Muhammed Bhamjee gives a candid portrayal of what life is like on dialysis for a young man, he is 18 years old from Johannesburg South. Read his story on our #WaitingWednesday feature.

1. When were you diagnosed with organ failure and which organ are you waiting for?
I was diagnosed when I was two weeks old with damaged kidneys and in 2016 my kidneys failed. I also have a rare form of hypertension that causes me to have seizures, which makes dialysis life-critical. I’m urgently waiting for a kidney.

2. How does your current health affect your lifestyle?
Because I have to go for dialysis three times a week and with the seizures, I spent most of the last few years of my life in hospital. I was, therefore, unable to complete matric and I don’t have any friends because nobody wants to be with the guy who is always sick. Everyone my age plays sport and goes out and I want to do those things too but my body and sickness don’t allow me to. I’m a young man now and I want to study and have a relationship, but I can’t because I keep getting sick. I feel helpless and isolated, I never had a normal life. Dialysis is painful and my arms are all bruised from the needles, I feel like I am almost always in pain, if not the dialysis then the seizures and headaches and severe neck pain. I just want a simple normal life without suffering.

3. How long have you been on the waiting list?
Since 2016 but I didn’t get a kidney and I desperately need one.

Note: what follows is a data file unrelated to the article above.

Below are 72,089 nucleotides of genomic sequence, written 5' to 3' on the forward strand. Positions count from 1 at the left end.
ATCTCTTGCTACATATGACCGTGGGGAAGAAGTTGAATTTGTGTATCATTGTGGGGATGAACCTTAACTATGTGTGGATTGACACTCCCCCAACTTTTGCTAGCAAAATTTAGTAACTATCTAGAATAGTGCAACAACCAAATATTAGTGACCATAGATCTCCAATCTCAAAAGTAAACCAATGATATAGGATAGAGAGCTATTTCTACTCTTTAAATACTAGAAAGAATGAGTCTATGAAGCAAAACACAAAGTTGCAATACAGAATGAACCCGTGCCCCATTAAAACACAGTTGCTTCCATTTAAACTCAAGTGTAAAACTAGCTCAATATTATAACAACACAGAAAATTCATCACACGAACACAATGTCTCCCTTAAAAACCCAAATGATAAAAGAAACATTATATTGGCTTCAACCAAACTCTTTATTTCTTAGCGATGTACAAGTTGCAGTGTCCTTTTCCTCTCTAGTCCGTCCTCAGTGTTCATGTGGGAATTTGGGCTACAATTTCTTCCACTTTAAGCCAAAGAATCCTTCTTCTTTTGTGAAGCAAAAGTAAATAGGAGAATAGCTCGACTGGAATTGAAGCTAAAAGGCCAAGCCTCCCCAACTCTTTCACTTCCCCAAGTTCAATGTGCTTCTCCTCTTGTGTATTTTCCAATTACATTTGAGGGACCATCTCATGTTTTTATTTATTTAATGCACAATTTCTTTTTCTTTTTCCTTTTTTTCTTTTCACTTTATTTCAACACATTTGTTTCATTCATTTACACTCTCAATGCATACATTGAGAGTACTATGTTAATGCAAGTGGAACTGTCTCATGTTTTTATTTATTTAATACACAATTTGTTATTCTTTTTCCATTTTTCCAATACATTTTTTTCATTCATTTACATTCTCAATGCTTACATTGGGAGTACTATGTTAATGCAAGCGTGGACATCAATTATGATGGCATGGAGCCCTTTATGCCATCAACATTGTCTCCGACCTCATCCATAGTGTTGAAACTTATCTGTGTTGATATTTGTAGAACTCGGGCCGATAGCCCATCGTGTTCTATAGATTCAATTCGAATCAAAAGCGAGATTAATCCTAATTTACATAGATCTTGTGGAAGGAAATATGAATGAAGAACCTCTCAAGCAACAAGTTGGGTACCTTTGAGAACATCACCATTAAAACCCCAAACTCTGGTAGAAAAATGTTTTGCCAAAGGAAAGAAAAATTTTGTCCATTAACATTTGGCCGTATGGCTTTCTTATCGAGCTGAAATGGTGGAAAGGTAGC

4. Have you had a transplant before?
I was called up for a deceased kidney transplant a few years ago, but the the kidney was from a three year old child and unfortunately it clotted a few days after the operation and so it wasn’t successful.

5. What are you most excited about after your transplant?
Being able to work and study and play sports. Not having to spend half my week at dialysis and the other half trying to feel better after it. I want to spend time with friends and family and have happiness. Not having to go through the pain and fear of having seizures will be amazing. Having a kidney transplant is the difference between life and death for me. If I do have the transplant then for the first time in my life I will be able to have a life.

6. Why do you think there is a shortage of donors in South Africa?
Many people don’t want to donate because of religious and cultural beliefs. I think that people need to see the bigger picture because donating and saving a life is really something that God made possible. It doesn’t harm the donor and it cures someone who is suffering.

7. What is the biggest stigma/myth you have heard about organ donation?
That if you donate a kidney then you will get sick too. But it’s not true, thorough screening is done to ensure that the donor doesn’t get sick, there is no risk in being a donor and it is not true that if you donate then you will get sick.



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